Tyman v. Hintz Concrete, Inc – 12/15/2006

December 21, 2006

Arizona Court of Appeals Supreme Court Explains Relation Back under ARCP 15(c), Holds no Relation Back Where Plaintiff Does Not Show Mistake. SHA

Plaintiff Tyman tripped and fell on a sidewalk in 2002. On the eve of the expiration of the statute of limitations, she filed a complaint naming various corporate entities, as well as 30 “John Doe” defendants. Further investigation resulted in Tyman filing an amended complaint, less than 2 months after the initial complaint, dropping all named defendants and adding three new ones, including Hintz Concrete. The amended complaint was served on the 3 new defendants roughly three months after the expiry of the limitations period. Tyman argued that the amended complaints “related back” under Rule 15(c). The Superior Court granted the new defendants’ motion for summary judgment on limitations grounds, holding that there was no “mistake” as to the proper party sued; and the Court of Appeals affirmed, under different rationale.

The Supreme Court began by noting that the dispositive issue, in this case, was whether the new defendants “knew or should have known that, but for a mistake concerning the identity of the proper party, they would have been named in the original action.” Slip Op. at Para. 12 (internal citation omitted). The Court held first that Rule 15(c)(2) provides for relation back when defendants knew or should have known of a mistake within the limitations period PLUS the period provided by Rule 4(i) for service of the summons and complaint. Slip. Op. at Para. 15. The Court further explained that during the relevant period, the potential new defendant must have knowledge of the mistake of identity, not of the occurrence that is the subject of the suit. Id. at Para. 16.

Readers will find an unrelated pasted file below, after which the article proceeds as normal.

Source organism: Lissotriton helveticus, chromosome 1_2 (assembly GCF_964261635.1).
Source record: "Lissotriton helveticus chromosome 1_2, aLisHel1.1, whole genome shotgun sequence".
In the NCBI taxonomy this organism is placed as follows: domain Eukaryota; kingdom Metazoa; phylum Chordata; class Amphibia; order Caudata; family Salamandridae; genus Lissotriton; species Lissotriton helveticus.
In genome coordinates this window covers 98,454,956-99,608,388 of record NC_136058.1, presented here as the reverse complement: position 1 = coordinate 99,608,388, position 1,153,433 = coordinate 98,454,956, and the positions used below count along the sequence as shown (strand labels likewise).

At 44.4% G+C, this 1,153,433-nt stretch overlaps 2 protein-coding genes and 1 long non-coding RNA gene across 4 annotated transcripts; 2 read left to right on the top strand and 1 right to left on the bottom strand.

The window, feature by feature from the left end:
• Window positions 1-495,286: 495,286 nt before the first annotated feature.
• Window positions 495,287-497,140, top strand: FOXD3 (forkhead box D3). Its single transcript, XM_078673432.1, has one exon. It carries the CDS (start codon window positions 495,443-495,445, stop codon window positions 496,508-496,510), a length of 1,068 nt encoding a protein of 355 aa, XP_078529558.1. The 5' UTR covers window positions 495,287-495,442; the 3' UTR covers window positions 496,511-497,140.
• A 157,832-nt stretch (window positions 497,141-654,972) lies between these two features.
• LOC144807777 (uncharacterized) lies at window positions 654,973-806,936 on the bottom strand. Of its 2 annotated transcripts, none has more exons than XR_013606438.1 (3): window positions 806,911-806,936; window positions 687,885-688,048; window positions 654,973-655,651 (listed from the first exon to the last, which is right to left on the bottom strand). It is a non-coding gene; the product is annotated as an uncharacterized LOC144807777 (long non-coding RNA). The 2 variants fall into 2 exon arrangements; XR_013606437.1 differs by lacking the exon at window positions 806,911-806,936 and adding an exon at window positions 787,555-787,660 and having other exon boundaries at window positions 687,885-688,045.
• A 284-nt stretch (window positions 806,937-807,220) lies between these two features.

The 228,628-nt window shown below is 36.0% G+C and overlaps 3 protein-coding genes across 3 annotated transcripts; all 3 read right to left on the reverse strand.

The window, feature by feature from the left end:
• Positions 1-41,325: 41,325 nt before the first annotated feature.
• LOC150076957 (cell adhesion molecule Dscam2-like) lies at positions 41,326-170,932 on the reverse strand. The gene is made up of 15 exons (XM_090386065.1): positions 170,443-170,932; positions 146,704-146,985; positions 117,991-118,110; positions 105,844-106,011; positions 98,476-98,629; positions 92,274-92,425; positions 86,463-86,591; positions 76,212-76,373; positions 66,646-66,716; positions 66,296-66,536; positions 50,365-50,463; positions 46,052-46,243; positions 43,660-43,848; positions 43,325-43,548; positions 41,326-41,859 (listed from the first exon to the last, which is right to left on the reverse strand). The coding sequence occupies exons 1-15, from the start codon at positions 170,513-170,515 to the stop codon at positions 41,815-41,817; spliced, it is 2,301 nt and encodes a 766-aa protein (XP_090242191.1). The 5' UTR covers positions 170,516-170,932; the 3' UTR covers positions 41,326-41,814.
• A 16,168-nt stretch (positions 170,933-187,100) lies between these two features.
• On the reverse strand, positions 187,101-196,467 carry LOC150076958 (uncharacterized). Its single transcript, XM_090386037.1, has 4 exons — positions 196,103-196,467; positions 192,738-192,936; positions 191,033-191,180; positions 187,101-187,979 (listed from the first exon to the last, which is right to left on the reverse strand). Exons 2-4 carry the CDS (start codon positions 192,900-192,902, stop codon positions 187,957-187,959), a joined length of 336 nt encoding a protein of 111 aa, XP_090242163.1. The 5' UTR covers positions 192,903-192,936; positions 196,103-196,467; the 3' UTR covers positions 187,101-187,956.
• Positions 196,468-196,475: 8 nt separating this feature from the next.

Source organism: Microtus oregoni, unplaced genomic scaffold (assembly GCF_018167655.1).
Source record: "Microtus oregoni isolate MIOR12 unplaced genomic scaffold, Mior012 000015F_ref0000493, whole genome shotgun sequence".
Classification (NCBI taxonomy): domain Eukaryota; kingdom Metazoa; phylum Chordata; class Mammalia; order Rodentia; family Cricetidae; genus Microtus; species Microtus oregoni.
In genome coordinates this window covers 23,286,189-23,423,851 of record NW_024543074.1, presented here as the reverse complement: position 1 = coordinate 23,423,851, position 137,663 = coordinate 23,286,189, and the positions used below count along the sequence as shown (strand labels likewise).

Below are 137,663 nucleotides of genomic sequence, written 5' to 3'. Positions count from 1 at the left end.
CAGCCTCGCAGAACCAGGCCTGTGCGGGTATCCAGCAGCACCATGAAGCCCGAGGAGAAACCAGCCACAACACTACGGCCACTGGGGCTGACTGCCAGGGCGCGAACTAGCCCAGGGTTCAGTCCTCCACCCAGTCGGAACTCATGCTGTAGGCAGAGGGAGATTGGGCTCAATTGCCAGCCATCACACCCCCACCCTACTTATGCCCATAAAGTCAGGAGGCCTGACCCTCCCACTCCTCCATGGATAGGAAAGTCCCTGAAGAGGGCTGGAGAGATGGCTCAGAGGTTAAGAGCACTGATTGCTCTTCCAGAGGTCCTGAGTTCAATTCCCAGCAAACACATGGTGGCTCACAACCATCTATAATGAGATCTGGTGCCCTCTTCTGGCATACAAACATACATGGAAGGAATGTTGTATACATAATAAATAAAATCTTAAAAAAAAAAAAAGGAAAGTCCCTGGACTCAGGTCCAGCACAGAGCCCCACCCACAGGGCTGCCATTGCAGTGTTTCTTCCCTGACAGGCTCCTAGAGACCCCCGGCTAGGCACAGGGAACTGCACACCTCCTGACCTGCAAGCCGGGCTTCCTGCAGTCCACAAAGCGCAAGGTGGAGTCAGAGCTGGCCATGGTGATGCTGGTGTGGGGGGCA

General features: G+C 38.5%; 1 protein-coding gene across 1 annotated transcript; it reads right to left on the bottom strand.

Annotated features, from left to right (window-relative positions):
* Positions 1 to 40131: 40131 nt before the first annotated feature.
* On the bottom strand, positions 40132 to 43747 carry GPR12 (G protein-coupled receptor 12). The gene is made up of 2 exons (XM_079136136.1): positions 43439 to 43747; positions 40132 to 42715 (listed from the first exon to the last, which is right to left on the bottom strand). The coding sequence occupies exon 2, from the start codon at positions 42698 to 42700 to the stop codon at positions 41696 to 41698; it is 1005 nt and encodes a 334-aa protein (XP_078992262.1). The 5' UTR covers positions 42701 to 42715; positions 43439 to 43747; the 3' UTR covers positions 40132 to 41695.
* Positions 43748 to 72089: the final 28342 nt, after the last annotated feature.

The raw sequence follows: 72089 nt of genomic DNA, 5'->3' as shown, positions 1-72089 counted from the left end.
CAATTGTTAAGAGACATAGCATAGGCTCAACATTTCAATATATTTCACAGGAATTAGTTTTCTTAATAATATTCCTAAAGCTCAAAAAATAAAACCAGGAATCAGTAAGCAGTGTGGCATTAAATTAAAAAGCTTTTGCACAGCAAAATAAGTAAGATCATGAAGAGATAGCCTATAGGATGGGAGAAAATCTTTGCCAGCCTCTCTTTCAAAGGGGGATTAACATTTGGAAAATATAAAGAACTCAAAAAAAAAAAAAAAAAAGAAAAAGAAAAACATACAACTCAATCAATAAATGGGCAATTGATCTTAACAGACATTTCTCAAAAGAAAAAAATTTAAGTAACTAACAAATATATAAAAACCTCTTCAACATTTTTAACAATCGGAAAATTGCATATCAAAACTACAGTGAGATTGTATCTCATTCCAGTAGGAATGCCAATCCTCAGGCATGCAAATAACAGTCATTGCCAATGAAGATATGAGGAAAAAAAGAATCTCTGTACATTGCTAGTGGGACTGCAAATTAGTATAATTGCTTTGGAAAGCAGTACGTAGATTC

The Court then turned to what constitutes a “mistake” within the meaning of Rule 15. Relying principally on the 1st Circuit’s decision in Leonard v. Parry, 219 F.3d 25, 28 (1st Cir. 2000), the Court held that the proper inquiry is “whether, in a counter-factual, error-free world, the action would have been brought against the proper party.” Slip. Op. at Para. 19, quoting Leonard, 219 F.3d at 29. The critical information, explained the Court, is what the Plaintiff knew or thought he knew at the time of the original pleading. Id. And it is Plaintiff’s burden to establish that the potential new defendant “truly was omitted because of a mistake concerning the identity of the proper party.” Id. at Para. 22 (internal citation and quotation omitted).

Here, the Court held that Tyman had not carried her burden of demonstrating mistake. Instead, she simply did not know, at the time of the original complaint, who the proper parties were. Such circumstances do not constitute a mistake under Rule 15.

Lastly, the Court dismissed Tyman’s argument that her counsel’s “reasonable diligence” within the limitations period should allow her amended complaint to relate back. The Court noted that this argument conflates “relation back” with the “discovery” rule for tolling the limitations period under certain circumstances. See Slip. Op. at Para. 24, citing Walk v. Ring, 202 Ariz. 310, 315-16 (2002).

The Court affirmed the decision of the Superior Court and vacated the decision of the Court of Appeals. Justice Hurwitz authored the decision, in which the entire Court concurred.